209

The Bridge – Blind Man’s Hill

 

Singer/guitarist Cris Jacobs and singer/mandolinist Kenny Liner co-write the music for this Baltimore-based band. Jacobs writes songs with inherent soul. Whether slinky funk (like the opener, “Honey Bee”) or blues/rock with a ragtime feel (“Old White Lightning”) they ooze soul and taste. The latter even includes an understated wah solo. And though it would seem a contradiction in terms, it works perfectly.

Jacobs’ slinky, popping guitar through the former is about as simultaneously out-front and unobtrusive as a guitar part can get. His playing is never in the way, but the song couldn’t exist without it. Jacobs’ vocals are gutsy, gritty, and perfectly complement his writing.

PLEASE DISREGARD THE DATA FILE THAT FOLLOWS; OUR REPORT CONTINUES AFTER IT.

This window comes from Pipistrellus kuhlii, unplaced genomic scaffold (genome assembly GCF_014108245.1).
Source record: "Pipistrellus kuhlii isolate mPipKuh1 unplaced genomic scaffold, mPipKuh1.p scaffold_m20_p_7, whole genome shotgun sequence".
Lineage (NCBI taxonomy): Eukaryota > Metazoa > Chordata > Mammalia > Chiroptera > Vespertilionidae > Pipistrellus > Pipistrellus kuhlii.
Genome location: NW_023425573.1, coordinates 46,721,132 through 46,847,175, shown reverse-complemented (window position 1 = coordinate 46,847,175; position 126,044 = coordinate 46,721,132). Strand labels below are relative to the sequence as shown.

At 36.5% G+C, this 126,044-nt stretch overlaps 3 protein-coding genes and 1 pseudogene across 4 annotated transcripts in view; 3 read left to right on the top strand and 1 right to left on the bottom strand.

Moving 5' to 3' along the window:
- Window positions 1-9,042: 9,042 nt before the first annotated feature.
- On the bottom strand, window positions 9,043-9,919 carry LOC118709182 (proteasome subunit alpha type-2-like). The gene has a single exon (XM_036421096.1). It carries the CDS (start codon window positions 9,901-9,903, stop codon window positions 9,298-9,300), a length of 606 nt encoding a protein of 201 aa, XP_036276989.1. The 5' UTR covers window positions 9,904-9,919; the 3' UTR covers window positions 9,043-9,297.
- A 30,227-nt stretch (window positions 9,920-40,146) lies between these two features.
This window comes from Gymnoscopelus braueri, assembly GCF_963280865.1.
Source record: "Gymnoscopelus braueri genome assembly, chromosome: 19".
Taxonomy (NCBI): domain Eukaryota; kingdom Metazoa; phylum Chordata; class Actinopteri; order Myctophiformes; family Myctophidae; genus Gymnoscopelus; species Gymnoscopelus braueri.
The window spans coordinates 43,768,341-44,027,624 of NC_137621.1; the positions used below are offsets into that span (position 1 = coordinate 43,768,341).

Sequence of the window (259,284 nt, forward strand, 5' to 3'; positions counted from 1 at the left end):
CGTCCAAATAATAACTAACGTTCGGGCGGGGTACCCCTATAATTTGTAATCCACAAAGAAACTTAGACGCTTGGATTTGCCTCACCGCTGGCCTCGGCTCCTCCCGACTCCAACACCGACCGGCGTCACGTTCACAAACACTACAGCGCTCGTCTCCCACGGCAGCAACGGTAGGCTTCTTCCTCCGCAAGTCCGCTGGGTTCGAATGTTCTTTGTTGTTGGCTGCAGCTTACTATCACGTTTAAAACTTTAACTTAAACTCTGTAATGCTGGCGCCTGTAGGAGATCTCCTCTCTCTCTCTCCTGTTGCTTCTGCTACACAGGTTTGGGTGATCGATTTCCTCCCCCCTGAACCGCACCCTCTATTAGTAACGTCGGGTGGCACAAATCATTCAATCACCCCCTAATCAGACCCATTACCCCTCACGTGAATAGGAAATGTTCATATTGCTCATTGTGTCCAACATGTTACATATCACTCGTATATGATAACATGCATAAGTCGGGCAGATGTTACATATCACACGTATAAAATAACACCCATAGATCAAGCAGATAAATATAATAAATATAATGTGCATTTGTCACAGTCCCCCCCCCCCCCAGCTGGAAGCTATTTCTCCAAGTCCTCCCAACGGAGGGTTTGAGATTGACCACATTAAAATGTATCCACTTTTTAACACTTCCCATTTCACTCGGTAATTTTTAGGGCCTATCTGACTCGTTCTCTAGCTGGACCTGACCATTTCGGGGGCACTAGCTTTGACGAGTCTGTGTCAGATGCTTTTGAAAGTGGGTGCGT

It all mixes perfectly with the songs by Liner, whose “Dirtball Blues” is bluegrass/country heaven. He has a lighter, more airy voice than Jacobs and his lyrics tend to be a little funnier, often with an edge. His mandolin skills are excellent, and he complements Jacobs perfectly while soloing. While most of the songs with a country feel are written by Liner, Jacobs’ “country” solos are killer – check out his banjo rolls that kick off “Born Ramblin’.”

As long as bands like this are around, roots music will survive.


This article originally appeared in VG‘s Mar. ’09 issue. All copyrights are by the author and Vintage Guitar magazine. Unauthorized replication or use is strictly prohibited.

This entry was posted in Music. Bookmark the permalink. Both comments and trackbacks are currently closed.